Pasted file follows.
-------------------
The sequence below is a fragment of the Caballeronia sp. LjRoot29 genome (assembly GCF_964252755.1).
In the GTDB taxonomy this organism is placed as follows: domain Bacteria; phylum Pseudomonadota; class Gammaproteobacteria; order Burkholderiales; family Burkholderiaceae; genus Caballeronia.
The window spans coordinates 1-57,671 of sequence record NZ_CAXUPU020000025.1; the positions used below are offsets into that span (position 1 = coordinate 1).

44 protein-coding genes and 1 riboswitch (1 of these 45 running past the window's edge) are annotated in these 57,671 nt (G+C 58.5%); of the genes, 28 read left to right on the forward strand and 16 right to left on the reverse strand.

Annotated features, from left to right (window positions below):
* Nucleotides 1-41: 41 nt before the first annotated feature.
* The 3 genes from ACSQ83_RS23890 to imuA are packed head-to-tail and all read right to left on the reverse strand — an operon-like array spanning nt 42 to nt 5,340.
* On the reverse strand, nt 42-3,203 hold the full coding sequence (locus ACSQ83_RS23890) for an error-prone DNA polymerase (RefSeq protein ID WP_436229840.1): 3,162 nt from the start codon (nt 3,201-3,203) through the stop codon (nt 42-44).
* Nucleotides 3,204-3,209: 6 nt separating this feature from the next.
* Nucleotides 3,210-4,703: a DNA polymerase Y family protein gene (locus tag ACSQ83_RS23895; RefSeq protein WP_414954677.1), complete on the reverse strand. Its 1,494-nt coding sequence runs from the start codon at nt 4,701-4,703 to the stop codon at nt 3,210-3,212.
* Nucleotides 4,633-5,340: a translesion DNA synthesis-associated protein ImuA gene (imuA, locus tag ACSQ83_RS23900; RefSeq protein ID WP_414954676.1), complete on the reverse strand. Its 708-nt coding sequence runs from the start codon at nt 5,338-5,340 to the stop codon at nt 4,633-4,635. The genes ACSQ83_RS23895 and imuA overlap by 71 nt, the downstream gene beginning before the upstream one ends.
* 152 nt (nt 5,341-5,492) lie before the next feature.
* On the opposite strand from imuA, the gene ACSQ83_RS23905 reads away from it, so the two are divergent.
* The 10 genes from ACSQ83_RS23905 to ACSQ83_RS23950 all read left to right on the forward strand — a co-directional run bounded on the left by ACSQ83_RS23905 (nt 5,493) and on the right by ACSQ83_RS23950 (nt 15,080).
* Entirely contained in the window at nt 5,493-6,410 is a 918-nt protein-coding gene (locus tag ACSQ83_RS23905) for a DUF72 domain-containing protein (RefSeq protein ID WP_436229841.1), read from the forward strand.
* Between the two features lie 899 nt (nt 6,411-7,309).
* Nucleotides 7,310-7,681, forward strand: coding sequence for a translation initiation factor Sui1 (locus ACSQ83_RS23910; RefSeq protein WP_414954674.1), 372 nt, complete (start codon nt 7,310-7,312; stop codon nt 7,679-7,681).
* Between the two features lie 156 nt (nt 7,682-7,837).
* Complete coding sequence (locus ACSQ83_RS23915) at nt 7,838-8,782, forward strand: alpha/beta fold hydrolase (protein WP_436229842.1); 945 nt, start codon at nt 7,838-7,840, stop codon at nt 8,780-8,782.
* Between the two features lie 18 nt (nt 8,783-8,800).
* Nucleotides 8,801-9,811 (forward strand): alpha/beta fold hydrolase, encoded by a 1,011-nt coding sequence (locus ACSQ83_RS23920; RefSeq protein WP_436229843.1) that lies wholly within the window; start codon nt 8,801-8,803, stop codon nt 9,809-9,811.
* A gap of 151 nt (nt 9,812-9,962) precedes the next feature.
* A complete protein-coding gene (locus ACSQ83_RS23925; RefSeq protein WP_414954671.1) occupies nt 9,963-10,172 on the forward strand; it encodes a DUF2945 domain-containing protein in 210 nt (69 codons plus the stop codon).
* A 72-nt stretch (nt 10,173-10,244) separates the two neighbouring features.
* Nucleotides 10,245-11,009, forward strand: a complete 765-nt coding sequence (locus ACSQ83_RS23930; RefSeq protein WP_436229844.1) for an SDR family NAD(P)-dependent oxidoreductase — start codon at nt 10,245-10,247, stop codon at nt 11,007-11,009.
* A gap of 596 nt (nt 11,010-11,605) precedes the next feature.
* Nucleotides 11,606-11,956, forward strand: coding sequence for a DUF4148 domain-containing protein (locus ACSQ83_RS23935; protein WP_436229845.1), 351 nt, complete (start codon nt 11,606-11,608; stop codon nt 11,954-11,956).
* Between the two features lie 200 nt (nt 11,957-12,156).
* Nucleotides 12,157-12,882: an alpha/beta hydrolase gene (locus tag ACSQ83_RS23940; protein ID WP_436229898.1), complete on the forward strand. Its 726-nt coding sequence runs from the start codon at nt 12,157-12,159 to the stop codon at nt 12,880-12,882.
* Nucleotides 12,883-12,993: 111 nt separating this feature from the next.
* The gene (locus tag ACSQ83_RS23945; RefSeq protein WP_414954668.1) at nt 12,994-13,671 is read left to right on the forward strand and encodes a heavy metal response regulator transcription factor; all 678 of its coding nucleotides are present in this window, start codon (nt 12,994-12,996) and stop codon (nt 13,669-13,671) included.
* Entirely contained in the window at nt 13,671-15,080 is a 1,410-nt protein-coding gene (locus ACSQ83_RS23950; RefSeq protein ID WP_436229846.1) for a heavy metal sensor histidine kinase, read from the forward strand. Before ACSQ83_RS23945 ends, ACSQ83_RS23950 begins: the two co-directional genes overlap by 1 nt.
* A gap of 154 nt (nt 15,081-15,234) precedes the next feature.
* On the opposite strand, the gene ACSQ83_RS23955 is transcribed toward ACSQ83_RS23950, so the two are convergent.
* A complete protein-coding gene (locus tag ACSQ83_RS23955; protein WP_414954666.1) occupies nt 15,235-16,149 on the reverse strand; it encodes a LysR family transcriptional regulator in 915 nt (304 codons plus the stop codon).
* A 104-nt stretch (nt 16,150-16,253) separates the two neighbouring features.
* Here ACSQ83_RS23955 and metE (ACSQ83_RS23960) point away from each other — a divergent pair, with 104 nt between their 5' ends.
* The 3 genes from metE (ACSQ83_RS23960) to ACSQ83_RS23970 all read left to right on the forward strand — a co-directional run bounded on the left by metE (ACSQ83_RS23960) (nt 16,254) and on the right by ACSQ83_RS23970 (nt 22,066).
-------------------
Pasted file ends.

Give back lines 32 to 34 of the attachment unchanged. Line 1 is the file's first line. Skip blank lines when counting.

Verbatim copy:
* Entirely contained in the window at nt 13,671-15,080 is a 1,410-nt protein-coding gene (locus ACSQ83_RS23950; RefSeq protein ID WP_436229846.1) for a heavy metal sensor histidine kinase, read from the forward strand. Before ACSQ83_RS23945 ends, ACSQ83_RS23950 begins: the two co-directional genes overlap by 1 nt.
* A gap of 154 nt (nt 15,081-15,234) precedes the next feature.
* On the opposite strand, the gene ACSQ83_RS23955 is transcribed toward ACSQ83_RS23950, so the two are convergent.